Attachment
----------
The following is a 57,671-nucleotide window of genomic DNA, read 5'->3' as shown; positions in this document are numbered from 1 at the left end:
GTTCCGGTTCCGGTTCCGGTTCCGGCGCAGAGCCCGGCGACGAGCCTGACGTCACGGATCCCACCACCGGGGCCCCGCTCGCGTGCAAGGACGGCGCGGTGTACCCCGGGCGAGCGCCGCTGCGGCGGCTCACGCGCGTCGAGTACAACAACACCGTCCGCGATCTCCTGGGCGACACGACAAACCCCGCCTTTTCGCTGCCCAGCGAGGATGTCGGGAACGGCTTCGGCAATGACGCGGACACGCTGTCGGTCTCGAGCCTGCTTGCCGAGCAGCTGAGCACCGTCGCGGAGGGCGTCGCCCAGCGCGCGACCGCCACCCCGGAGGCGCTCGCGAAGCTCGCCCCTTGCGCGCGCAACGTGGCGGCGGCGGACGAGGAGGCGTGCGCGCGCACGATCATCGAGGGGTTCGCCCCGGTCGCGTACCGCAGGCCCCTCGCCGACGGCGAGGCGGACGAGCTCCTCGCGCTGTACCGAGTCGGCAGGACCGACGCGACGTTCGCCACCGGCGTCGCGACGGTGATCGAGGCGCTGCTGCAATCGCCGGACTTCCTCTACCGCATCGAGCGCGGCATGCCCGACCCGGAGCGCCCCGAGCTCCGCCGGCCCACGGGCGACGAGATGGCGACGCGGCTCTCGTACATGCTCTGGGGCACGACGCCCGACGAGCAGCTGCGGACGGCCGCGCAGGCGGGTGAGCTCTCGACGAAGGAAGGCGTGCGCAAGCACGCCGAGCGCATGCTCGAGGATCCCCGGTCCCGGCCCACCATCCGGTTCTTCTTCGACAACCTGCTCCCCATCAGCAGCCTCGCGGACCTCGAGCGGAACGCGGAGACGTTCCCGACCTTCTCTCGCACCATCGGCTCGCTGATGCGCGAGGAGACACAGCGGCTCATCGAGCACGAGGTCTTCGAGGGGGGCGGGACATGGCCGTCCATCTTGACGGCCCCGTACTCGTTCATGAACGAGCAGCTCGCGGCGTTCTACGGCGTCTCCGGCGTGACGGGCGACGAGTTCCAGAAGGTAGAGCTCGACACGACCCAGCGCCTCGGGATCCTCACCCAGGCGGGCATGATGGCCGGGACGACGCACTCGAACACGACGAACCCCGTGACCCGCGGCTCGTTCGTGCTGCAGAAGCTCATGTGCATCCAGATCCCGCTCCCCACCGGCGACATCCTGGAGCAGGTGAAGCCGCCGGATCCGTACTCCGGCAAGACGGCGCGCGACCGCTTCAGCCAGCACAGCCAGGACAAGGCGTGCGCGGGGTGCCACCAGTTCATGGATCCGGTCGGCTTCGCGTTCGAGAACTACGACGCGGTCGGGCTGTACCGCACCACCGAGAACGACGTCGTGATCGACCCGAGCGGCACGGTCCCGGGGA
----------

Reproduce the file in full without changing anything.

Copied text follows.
The following is a 57,671-nucleotide window of genomic DNA, read 5'->3' as shown; positions in this document are numbered from 1 at the left end:
GTTCCGGTTCCGGTTCCGGTTCCGGCGCAGAGCCCGGCGACGAGCCTGACGTCACGGATCCCACCACCGGGGCCCCGCTCGCGTGCAAGGACGGCGCGGTGTACCCCGGGCGAGCGCCGCTGCGGCGGCTCACGCGCGTCGAGTACAACAACACCGTCCGCGATCTCCTGGGCGACACGACAAACCCCGCCTTTTCGCTGCCCAGCGAGGATGTCGGGAACGGCTTCGGCAATGACGCGGACACGCTGTCGGTCTCGAGCCTGCTTGCCGAGCAGCTGAGCACCGTCGCGGAGGGCGTCGCCCAGCGCGCGACCGCCACCCCGGAGGCGCTCGCGAAGCTCGCCCCTTGCGCGCGCAACGTGGCGGCGGCGGACGAGGAGGCGTGCGCGCGCACGATCATCGAGGGGTTCGCCCCGGTCGCGTACCGCAGGCCCCTCGCCGACGGCGAGGCGGACGAGCTCCTCGCGCTGTACCGAGTCGGCAGGACCGACGCGACGTTCGCCACCGGCGTCGCGACGGTGATCGAGGCGCTGCTGCAATCGCCGGACTTCCTCTACCGCATCGAGCGCGGCATGCCCGACCCGGAGCGCCCCGAGCTCCGCCGGCCCACGGGCGACGAGATGGCGACGCGGCTCTCGTACATGCTCTGGGGCACGACGCCCGACGAGCAGCTGCGGACGGCCGCGCAGGCGGGTGAGCTCTCGACGAAGGAAGGCGTGCGCAAGCACGCCGAGCGCATGCTCGAGGATCCCCGGTCCCGGCCCACCATCCGGTTCTTCTTCGACAACCTGCTCCCCATCAGCAGCCTCGCGGACCTCGAGCGGAACGCGGAGACGTTCCCGACCTTCTCTCGCACCATCGGCTCGCTGATGCGCGAGGAGACACAGCGGCTCATCGAGCACGAGGTCTTCGAGGGGGGCGGGACATGGCCGTCCATCTTGACGGCCCCGTACTCGTTCATGAACGAGCAGCTCGCGGCGTTCTACGGCGTCTCCGGCGTGACGGGCGACGAGTTCCAGAAGGTAGAGCTCGACACGACCCAGCGCCTCGGGATCCTCACCCAGGCGGGCATGATGGCCGGGACGACGCACTCGAACACGACGAACCCCGTGACCCGCGGCTCGTTCGTGCTGCAGAAGCTCATGTGCATCCAGATCCCGCTCCCCACCGGCGACATCCTGGAGCAGGTGAAGCCGCCGGATCCGTACTCCGGCAAGACGGCGCGCGACCGCTTCAGCCAGCACAGCCAGGACAAGGCGTGCGCGGGGTGCCACCAGTTCATGGATCCGGTCGGCTTCGCGTTCGAGAACTACGACGCGGTCGGGCTGTACCGCACCACCGAGAACGACGTCGTGATCGACCCGAGCGGCACGGTCCCGGGGA